Translocation of Threatened Plants workshop
Date: Tuesday and Wednesday 27 and 28 March 2012
Venue: Australian National Botanic Gardens, Clunies Ross St, Acton ACT
ANPC’s 2012 Canberra Translocation Workshop was attended by around 40 participants from the ACT, NSW and Qld. Participants enjoyed a range of networking opportunities and left with a sound understanding of the role of translocation in the conservation of threatened plants.
Day 1 – Theory & lessons learnt from local case studies
Bob Makinson and Tricia Hogbin, authors of the ANPC Guidelines for the Translocation of Threatened Plants, opened the workshop with an overview of the theory. Topics covered included introduction to translocation and deciding whether to translocate; and pre-translocation assessment, planning & preparation.
A selection of local experts and practitioners then presented translocation case studies.
John Briggs, from the Office of Environment and Heritage(NSW), highlighted lessons learnt during translocation projects for two threatened grevilleas: the Wee Jasper Grevillea & Tumut Grevillia. On day two of the workshop, John lead a tour of the North Watson Woodland (shown above) where a rehabilitation project is underway for the endangered Yellow Box – Blakely’s Red Gum Grassy Woodland. Lessons learnt from this project are similar lessons to those resulting from the endangered grevillea translocations, including that plantings need to occur across multiple habitat types and also across multiple years to maximise chances of success.
Andrew Young, from the Centre for Australian National Biodiversity Research, spoke about integrating genetic & demographic data into translocation planning for Rutidosis leptorrhynchoides. Participants visited two populations of this endangered grassland daisy (shown above) on day two of the workshop, where Andrew discussed the implications of his long-term research for planning restoration and translocation projects, including that we may in some cause be too cautious about not mixing populations.
Chris Howard, from the Centre for Australian National Biodiversity Research, presented an overview of Orchid translocations associated with the Bulahdelah bypass and Rainer Rehwinkel from the Office of Environment and Heritage (NSW) then spoke about Translocation of the Aromatic Peppercress (Lepidium hyssopifolium) in the Southern Tablelands.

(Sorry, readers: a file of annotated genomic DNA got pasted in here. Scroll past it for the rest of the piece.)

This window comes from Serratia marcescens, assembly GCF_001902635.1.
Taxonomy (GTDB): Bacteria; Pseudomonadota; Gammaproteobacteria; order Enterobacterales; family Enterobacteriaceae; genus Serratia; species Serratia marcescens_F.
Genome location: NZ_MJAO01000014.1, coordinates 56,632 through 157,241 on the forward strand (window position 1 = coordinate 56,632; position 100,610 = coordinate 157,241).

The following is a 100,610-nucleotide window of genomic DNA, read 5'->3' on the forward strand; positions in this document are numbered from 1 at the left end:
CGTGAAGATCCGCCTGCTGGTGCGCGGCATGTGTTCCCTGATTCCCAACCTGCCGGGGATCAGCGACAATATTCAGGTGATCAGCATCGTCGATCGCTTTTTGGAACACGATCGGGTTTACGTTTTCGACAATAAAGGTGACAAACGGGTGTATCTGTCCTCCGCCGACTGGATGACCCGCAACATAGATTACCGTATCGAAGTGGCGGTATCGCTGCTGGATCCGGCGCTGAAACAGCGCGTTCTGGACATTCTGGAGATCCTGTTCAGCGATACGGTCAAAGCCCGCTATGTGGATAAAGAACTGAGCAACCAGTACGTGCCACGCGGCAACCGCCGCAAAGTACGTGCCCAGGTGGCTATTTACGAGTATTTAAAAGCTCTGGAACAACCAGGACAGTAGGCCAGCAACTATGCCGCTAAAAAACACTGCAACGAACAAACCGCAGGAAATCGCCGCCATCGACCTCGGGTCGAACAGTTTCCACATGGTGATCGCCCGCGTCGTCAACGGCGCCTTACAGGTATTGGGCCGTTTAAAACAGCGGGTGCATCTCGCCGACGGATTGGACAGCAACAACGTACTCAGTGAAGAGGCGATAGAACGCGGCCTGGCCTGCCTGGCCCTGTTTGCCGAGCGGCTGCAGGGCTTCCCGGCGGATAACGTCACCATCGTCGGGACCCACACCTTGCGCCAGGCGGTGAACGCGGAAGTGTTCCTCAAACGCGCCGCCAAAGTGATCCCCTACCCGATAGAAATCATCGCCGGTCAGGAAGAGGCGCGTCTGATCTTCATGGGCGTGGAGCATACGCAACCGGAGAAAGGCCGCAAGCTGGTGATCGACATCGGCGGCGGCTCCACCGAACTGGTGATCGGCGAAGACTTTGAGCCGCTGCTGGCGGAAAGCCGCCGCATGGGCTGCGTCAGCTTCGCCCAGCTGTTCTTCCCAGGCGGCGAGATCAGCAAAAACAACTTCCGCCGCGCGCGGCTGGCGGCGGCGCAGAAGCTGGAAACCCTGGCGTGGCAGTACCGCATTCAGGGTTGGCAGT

Greg Baines, from the ACT Government, presented the final case study, highlighting lessons learnt from translocation projects for a range of threatened plant species in the ACT, including the Tuggeranong Lignum (Muehlenbeckia tuggeranong), which we were lucky enough to see in situ on day 2 of the workshop in its precarious riparian habitat (shown above).
Simon Nally from the Department of Sustainability, Environment, Water, Population and Communities, spoke about assisted colonisation. There has been a recent increase in discussions surrounding the use of assisted colonisation (also called assisted migration and managed relocation) to assist species to adapt to climate change induced habitat change, so it was great to have Simon talk about the policy changes required to facilitate such translocations.
Day 1 closed with a workshop activity where participants were able to test some of their new found knowledge and learn from the experience of other participants.
Day 2 – Field Trip
On day two of the workshop participants enjoyed a field trip.
First stop was the Australian National Botanic Gardens nursery facilities, where nursery staff, including David Taylor seen above, highlighted the nursery’s phytosanitary processes. We also heard about a selection of translocation projects for threatened flora, including for Swansona recta.
Second stop was Pine Island, where Greg Bains took us on a tour of one of the translocation recipient sites for the Tuggeranong Lignum. Greg highlighted lessons learnt, including the importance of being able to manage original threatening processes if translocation is to succeed.
We then visited two translocation sites for Rutidosis leptorrhynchoides and the North Watson Woodland as discussed above.
Additional workshop photographs
Find out about upcoming ANPC workshops here and subscribe to ANPC News to be notified of future workshops.
Please Contact Us if you have any questions.
This workshop was held with the assistance of the Australian National Botanic Gardens.